With a "most x86 cores in a single package" ever made in history. Every single die is sub-cm2 including I/O dies(DDR5, CXL, Ethernet, etc), Xeon/server-class McIVR, AI/FPGA accelerators, etc.
You should already know this is bogus as Intel's 7nm isn't ready for production of any Xeon class products in 2021, but instead in 2022.
 

uzzi38

Golden Member
Oct 16, 2019
1,385
2,574
96
1) AVX512 is not only about vector width. It also contains 17 new instruction subsets. If some customer uses those new instructions AMD's AVX2 doesn't help at all even Zen's FPU is a bit more powerful. Those customers won't switch to AMD until they support those new instructions too. I don't say there is majority of those customers.

2) Sunny and Willow Coves are better than Zen2 in terms of IPC, so right now there is no big pressure (K8 was twice as fast than P4 and AMD gained only 25% server market share after several years). Performance competition is more tight today. Especially when Golden Cove (maybe with EMIB chiplet design) is "something significantly bigger" as Keller said. However tight competition is good for customers and thanks god AMD's back in the game.

I totally agree. Intel has a lot of cool stuff but they are not able to put them together. IMHO it's clear Intel had bad leadership, no vision. Smart people as Keller will put Intel back on track however it will take three more years before we see some results like Core2 uarch was.
1. I know that. Doesn't make it any less niche.
2. Neither Sunny nor Willow is relevant in servers, so why does this matter? By the time they are, Zen 3/Zen4 will be in place (respectively), and AMD's server lineup will still have cores that are on-par at worst, as well as nearly twice as many in a lower TDP package than Ice Lake-SP. And if Ice Lake-U has shown us anything, it's that Sunny Cove on 10nm is a very, very minor improvement in power efficiency over heavily refined Skylake on 14nm. What Intel gain in IPC is mostly dropped in clocks whilst power draw remains almost identical.

Granite Rapids is where Intel has a chance again, so you're not wrong with Golden Cove. Just... Golden Cove in servers is 2022, it's competing with Zen 5. We're yet to see how that goes.
 
Last edited:

Richie Rich

Senior member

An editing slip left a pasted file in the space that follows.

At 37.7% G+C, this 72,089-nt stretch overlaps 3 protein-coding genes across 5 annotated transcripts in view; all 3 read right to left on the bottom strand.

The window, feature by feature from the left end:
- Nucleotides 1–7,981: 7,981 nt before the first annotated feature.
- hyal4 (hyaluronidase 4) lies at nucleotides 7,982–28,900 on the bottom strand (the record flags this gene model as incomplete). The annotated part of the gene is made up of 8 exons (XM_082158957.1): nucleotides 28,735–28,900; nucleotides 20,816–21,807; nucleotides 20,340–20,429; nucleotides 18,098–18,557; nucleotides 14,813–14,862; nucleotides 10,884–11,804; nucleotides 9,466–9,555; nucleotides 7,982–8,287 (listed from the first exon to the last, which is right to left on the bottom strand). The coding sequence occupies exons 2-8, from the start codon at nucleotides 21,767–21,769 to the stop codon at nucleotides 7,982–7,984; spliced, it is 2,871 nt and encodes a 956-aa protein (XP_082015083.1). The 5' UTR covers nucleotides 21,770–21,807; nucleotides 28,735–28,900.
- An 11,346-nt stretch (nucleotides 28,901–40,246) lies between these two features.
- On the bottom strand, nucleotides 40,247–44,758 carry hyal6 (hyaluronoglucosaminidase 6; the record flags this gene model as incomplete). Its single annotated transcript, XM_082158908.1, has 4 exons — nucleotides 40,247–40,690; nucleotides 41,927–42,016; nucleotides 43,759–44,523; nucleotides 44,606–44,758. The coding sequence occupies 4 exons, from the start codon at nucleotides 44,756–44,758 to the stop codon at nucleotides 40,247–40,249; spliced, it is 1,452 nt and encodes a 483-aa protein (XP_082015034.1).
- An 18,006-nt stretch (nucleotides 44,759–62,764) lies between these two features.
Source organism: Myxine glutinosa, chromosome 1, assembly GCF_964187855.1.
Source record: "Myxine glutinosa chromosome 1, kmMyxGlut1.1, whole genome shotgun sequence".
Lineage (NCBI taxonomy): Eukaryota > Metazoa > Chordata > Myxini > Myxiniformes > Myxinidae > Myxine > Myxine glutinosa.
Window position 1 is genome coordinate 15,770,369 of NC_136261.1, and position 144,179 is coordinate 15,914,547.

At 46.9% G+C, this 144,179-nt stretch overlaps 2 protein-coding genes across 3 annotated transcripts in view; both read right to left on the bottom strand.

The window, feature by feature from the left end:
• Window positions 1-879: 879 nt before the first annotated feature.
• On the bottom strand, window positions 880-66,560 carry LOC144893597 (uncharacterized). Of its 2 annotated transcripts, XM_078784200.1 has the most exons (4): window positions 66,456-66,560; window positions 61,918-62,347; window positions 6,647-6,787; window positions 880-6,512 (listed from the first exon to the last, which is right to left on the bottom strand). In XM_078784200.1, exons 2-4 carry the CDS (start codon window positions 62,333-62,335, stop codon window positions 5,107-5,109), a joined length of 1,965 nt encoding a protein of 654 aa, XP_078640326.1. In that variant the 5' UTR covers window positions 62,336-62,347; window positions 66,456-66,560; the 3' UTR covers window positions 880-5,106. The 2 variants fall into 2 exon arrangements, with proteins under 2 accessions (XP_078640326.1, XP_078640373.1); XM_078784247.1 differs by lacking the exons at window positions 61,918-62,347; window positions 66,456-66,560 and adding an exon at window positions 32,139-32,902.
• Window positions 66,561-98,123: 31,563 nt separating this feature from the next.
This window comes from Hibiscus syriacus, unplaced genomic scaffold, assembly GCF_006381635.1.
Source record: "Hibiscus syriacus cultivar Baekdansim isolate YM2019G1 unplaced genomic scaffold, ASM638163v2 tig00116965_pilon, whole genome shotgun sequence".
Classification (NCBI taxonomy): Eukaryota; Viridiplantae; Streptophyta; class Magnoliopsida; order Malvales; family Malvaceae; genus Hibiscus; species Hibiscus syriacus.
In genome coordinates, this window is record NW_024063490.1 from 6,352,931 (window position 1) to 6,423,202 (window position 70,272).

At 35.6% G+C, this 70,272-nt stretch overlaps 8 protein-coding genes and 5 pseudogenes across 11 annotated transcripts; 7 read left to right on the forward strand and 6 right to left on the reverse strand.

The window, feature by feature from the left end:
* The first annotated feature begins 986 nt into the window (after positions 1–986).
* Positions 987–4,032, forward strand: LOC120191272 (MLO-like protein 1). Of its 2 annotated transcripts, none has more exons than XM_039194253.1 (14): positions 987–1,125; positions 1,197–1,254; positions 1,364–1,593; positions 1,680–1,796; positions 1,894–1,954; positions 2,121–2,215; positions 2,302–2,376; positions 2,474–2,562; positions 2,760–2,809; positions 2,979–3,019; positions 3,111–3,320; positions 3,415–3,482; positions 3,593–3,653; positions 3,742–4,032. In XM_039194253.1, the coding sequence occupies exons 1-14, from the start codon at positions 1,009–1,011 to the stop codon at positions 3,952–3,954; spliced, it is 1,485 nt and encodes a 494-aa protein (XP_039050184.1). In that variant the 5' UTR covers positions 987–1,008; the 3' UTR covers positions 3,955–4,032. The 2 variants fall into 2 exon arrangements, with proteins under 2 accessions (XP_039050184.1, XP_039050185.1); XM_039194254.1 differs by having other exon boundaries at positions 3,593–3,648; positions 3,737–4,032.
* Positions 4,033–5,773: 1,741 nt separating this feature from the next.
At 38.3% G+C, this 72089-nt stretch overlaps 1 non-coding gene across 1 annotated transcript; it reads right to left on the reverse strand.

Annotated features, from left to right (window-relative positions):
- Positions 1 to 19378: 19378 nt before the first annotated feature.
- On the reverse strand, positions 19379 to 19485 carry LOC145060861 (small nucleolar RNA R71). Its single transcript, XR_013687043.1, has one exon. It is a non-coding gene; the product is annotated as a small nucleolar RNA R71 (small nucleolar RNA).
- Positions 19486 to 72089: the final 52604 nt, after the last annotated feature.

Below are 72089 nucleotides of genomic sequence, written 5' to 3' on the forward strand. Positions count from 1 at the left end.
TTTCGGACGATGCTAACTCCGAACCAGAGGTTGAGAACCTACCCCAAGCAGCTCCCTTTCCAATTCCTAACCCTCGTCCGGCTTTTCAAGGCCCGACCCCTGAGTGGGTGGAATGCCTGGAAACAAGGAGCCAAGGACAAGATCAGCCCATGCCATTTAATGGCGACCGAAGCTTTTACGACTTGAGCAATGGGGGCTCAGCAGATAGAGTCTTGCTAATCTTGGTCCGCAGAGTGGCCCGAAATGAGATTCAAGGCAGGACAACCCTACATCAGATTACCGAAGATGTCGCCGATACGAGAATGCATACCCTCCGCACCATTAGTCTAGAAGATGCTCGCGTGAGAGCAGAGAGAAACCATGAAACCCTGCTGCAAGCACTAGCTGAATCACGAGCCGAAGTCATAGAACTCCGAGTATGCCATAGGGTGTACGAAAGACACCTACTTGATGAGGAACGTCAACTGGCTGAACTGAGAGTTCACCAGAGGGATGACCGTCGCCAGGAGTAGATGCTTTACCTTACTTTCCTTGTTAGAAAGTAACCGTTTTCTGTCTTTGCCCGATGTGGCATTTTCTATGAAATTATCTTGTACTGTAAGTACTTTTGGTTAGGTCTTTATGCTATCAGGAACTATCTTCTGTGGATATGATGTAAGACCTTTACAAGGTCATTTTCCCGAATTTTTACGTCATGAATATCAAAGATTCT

Jul 28, 2019
470
227
76
2. Neither Sunny nor Willow is relevant in servers, so why does this matter? By the time they are, Zen 3/Zen4 will be in place (respectively), and AMD's server lineup will still have cores that are on-par at worst, as well as nearly twice as many in a lower TDP package than Ice Lake-SP. And if Ice Lake-U has shown us anything, it's that Sunny Cove on 10nm is a very, very minor improvement in power efficiency over heavily refined Skylake on 14nm. What Intel gain in IPC is mostly dropped in clocks whilst power draw remains almost identical.

Granite Rapids is where Intel has a chance again, so you're not wrong with Golden Cove. Just... Golden Cove in servers is 2022, it's competing with Zen 5. We're yet to see how that goes.
I agree, 2022 is the year where Intel could put everything together and strike back.

AMD has clear advantage in high core count server CPU, no doubt about that. However Intel has huge monolithic 28c cores with shared L3 cache (AMD is behind in development L3 ring bus cache, Zen3 should have that finaly) and this type of CPU is better in certain HPC load (CFD doesn't scale well). There are many applications where 28core at 5GHz is twice as fast than 64c Rome at 2.6 GHz. Nobody cares about 1000W consumption (SW license and engineer hour cost is 1000x higher).

Also 10nm production can be solved faster than everybody think. There is only one suplier for EUV machines: ASML. When Intel buys those machines then problem is solved because Intel struggles with last DUV. And they can move to 7nm EUV (equal to 5nm TSMC) almost in the same time as TSMC to 5nm. And this could be 10nm EUV (equal to 7nm+ TSMC) in 2021 Alder Lake (Golden Cove) and 7nm EUV in 2022. IMHO EUV will solve all Intel's production problems. This means AMD's advantage will be gone.

Anyway, Apple has +83% higher IPC using 6xALU wide core, so who cares about single digits advantage in some slow prehistoric 4xALU core. AMD and Intel should race for first 6xALU core in x86 world and bring those +50% IPC. They should challenge these ultimate Apple cores not each other.
 
  • Haha
Reactions: spursindonesia

ASK THE COMMUNITY